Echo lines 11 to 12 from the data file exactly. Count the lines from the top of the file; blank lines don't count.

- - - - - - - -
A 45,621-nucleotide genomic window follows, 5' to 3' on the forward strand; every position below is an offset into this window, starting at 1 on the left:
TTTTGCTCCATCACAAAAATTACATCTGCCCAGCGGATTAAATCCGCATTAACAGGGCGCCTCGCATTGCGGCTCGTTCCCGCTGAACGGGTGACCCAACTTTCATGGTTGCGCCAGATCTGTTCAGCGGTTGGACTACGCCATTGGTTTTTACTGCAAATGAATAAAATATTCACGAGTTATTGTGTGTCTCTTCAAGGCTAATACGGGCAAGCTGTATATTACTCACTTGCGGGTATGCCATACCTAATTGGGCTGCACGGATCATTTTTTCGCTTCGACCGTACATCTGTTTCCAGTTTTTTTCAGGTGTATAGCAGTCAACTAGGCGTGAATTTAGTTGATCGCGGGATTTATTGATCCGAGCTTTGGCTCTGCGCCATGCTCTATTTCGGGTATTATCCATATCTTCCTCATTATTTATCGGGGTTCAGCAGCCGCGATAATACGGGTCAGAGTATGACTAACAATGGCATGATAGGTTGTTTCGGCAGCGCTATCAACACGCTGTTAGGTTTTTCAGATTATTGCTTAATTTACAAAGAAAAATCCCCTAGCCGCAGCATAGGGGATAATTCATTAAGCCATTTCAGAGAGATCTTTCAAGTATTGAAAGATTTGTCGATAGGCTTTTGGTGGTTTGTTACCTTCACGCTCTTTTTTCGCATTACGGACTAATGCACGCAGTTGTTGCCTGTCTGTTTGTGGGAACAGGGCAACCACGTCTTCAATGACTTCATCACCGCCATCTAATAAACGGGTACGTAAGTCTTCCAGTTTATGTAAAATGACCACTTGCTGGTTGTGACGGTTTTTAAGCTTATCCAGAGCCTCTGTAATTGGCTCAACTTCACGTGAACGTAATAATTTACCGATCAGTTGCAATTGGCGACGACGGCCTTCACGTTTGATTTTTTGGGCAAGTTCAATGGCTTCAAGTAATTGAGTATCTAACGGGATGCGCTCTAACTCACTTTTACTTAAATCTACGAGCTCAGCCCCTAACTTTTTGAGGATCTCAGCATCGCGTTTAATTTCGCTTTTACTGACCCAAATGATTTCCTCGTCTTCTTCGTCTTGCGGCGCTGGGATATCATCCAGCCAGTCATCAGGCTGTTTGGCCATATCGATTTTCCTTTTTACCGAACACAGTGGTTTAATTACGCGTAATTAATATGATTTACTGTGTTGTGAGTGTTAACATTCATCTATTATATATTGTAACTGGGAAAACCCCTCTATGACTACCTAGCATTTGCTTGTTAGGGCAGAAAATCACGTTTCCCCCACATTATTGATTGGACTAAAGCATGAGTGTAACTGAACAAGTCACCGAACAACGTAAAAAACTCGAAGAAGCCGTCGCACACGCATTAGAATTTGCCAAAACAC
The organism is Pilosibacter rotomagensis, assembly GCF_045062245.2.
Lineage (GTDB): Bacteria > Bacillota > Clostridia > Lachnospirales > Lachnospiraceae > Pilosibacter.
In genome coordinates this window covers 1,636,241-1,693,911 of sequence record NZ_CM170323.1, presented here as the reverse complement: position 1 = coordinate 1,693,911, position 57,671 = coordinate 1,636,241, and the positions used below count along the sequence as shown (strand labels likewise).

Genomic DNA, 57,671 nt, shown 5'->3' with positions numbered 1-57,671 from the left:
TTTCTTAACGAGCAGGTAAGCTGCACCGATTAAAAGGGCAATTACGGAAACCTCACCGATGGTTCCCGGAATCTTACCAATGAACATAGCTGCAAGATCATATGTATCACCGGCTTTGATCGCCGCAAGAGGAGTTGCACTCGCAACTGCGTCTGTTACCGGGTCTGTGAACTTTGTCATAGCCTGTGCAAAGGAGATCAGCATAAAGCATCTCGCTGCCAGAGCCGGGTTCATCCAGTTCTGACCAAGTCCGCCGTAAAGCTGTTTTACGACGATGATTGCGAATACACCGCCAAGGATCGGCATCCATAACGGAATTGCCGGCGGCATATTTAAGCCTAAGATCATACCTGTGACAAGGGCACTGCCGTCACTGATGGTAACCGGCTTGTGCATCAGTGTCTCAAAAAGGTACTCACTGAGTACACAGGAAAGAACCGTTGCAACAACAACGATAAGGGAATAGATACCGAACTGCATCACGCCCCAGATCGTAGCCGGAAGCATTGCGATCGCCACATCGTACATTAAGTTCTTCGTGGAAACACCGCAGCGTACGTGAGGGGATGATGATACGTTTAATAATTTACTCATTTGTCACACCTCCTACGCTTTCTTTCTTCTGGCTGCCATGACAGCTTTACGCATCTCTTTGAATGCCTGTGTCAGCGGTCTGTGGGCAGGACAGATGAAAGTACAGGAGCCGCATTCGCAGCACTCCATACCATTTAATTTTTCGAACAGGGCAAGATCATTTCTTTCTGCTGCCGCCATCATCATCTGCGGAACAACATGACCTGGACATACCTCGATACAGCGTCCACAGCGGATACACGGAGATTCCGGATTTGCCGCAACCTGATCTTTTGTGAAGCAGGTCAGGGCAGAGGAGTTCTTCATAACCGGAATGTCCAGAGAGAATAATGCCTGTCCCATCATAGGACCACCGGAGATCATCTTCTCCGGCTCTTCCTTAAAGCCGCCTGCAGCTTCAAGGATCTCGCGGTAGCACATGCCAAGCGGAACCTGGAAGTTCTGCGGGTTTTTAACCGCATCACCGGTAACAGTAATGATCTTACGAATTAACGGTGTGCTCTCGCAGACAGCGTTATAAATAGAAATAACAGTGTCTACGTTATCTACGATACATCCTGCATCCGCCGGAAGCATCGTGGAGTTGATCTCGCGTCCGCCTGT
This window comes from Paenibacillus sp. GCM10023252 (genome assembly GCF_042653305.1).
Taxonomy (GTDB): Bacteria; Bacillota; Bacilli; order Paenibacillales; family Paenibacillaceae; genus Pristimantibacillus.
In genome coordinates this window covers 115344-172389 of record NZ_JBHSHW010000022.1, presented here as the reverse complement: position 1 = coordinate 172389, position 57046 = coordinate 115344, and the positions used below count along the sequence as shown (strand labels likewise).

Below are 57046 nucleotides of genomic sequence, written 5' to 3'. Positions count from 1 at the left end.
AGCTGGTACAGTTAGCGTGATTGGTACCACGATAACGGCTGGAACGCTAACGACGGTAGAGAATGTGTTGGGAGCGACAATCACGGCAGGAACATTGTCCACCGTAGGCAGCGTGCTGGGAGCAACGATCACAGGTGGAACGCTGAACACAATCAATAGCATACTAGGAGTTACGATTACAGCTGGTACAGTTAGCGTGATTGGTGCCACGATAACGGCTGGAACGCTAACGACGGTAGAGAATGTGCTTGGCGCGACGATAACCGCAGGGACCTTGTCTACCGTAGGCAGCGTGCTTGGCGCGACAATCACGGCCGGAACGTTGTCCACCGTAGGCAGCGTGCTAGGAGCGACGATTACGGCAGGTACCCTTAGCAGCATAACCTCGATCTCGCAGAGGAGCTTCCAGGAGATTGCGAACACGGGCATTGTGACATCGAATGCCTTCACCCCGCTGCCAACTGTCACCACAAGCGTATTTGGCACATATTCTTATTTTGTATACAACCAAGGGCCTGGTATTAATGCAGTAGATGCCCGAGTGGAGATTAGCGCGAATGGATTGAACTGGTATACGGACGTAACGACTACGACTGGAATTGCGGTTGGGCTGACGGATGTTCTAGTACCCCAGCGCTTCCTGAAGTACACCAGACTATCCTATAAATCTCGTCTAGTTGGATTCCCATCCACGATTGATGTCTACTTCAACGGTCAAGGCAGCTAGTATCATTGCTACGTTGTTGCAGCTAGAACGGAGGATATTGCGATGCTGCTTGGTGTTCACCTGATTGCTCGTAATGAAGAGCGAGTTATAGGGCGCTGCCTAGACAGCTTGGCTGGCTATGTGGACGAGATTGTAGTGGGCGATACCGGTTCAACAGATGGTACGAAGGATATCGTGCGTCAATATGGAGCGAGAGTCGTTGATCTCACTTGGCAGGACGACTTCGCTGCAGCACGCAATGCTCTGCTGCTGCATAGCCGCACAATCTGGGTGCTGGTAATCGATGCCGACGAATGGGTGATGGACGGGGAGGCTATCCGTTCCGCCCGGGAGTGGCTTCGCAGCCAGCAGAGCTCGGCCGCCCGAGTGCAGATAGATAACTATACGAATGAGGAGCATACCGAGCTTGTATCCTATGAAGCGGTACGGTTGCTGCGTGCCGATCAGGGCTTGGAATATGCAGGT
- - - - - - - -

Below are 57046 nucleotides of genomic sequence, written 5' to 3'. Positions count from 1 at the left end.
AGCTGGTACAGTTAGCGTGATTGGTACCACGATAACGGCTGGAACGCTAACGACGGTAGAGAATGTGTTGGGAGCGACAATCACGGCAGGAACATTGTCCACCGTAGGCAGCGTGCTGGGAGCAACGATCACAGGTGGAACGCTGAACACAATCAATAGCATACTAGGAGTTACGATTACAGCTGGTACAGTTAGCGTGATTGGTGCCACGATAACGGCTGGAACGCTAACGACGGTAGAGAATGTGCTTGGCGCGACGATAACCGCAGGGACCTTGTCTACCGTAGGCAGCGTGCTTGGCGCGACAATCACGGCCGGAACGTTGTCCACCGTAGGCAGCGTGCTAGGAGCGACGATTACGGCAGGTACCCTTAGCAGCATAACCTCGATCTCGCAGAGGAGCTTCCAGGAGATTGCGAACACGGGCATTGTGACATCGAATGCCTTCACCCCGCTGCCAACTGTCACCACAAGCGTATTTGGCACATATTCTTATTTTGTATACAACCAAGGGCCTGGTATTAATGCAGTAGATGCCCGAGTGGAGATTAGCGCGAATGGATTGAACTGGTATACGGACGTAACGACTACGACTGGAATTGCGGTTGGGCTGACGGATGTTCTAGTACCCCAGCGCTTCCTGAAGTACACCAGACTATCCTATAAATCTCGTCTAGTTGGATTCCCATCCACGATTGATGTCTACTTCAACGGTCAAGGCAGCTAGTATCATTGCTACGTTGTTGCAGCTAGAACGGAGGATATTGCGATGCTGCTTGGTGTTCACCTGATTGCTCGTAATGAAGAGCGAGTTATAGGGCGCTGCCTAGACAGCTTGGCTGGCTATGTGGACGAGATTGTAGTGGGCGATACCGGTTCAACAGATGGTACGAAGGATATCGTGCGTCAATATGGAGCGAGAGTCGTTGATCTCACTTGGCAGGACGACTTCGCTGCAGCACGCAATGCTCTGCTGCTGCATAGCCGCACAATCTGGGTGCTGGTAATCGATGCCGACGAATGGGTGATGGACGGGGAGGCTATCCGTTCCGCCCGGGAGTGGCTTCGCAGCCAGCAGAGCTCGGCCGCCCGAGTGCAGATAGATAACTATACGAATGAGGAGCATACCGAGCTTGTATCCTATGAAGCGGTACGGTTGCTGCGTGCCGATCAGGGCTTGGAATATGCAGGT